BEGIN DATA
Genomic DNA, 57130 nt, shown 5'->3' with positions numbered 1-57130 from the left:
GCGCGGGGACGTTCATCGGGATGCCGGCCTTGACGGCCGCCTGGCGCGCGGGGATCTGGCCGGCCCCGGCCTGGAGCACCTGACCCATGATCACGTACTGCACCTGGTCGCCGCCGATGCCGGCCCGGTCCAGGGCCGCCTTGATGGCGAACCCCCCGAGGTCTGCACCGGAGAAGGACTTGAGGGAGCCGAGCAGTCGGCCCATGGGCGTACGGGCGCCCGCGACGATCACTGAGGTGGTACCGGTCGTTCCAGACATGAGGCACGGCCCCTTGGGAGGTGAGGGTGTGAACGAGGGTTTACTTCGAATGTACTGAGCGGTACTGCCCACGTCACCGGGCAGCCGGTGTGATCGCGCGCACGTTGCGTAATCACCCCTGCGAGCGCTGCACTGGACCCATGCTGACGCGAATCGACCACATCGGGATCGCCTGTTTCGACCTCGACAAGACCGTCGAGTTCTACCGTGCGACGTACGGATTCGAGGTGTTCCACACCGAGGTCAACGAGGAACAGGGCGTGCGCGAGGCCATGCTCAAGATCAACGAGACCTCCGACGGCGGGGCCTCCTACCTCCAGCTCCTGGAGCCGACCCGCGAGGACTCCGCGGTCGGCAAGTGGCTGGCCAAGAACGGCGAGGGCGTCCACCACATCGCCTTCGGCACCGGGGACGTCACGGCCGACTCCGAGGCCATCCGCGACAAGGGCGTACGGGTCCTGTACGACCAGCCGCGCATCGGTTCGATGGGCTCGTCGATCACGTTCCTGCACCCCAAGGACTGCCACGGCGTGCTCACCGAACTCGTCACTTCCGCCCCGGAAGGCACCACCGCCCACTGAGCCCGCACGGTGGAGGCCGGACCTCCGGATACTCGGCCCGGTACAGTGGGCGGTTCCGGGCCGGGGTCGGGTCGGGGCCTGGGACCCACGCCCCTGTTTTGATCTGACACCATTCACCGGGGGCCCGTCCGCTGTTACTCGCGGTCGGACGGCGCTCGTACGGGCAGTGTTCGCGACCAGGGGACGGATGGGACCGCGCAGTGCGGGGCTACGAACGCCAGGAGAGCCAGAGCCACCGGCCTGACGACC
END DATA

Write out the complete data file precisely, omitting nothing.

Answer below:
Genomic DNA, 57130 nt, shown 5'->3' with positions numbered 1-57130 from the left:
GCGCGGGGACGTTCATCGGGATGCCGGCCTTGACGGCCGCCTGGCGCGCGGGGATCTGGCCGGCCCCGGCCTGGAGCACCTGACCCATGATCACGTACTGCACCTGGTCGCCGCCGATGCCGGCCCGGTCCAGGGCCGCCTTGATGGCGAACCCCCCGAGGTCTGCACCGGAGAAGGACTTGAGGGAGCCGAGCAGTCGGCCCATGGGCGTACGGGCGCCCGCGACGATCACTGAGGTGGTACCGGTCGTTCCAGACATGAGGCACGGCCCCTTGGGAGGTGAGGGTGTGAACGAGGGTTTACTTCGAATGTACTGAGCGGTACTGCCCACGTCACCGGGCAGCCGGTGTGATCGCGCGCACGTTGCGTAATCACCCCTGCGAGCGCTGCACTGGACCCATGCTGACGCGAATCGACCACATCGGGATCGCCTGTTTCGACCTCGACAAGACCGTCGAGTTCTACCGTGCGACGTACGGATTCGAGGTGTTCCACACCGAGGTCAACGAGGAACAGGGCGTGCGCGAGGCCATGCTCAAGATCAACGAGACCTCCGACGGCGGGGCCTCCTACCTCCAGCTCCTGGAGCCGACCCGCGAGGACTCCGCGGTCGGCAAGTGGCTGGCCAAGAACGGCGAGGGCGTCCACCACATCGCCTTCGGCACCGGGGACGTCACGGCCGACTCCGAGGCCATCCGCGACAAGGGCGTACGGGTCCTGTACGACCAGCCGCGCATCGGTTCGATGGGCTCGTCGATCACGTTCCTGCACCCCAAGGACTGCCACGGCGTGCTCACCGAACTCGTCACTTCCGCCCCGGAAGGCACCACCGCCCACTGAGCCCGCACGGTGGAGGCCGGACCTCCGGATACTCGGCCCGGTACAGTGGGCGGTTCCGGGCCGGGGTCGGGTCGGGGCCTGGGACCCACGCCCCTGTTTTGATCTGACACCATTCACCGGGGGCCCGTCCGCTGTTACTCGCGGTCGGACGGCGCTCGTACGGGCAGTGTTCGCGACCAGGGGACGGATGGGACCGCGCAGTGCGGGGCTACGAACGCCAGGAGAGCCAGAGCCACCGGCCTGACGACC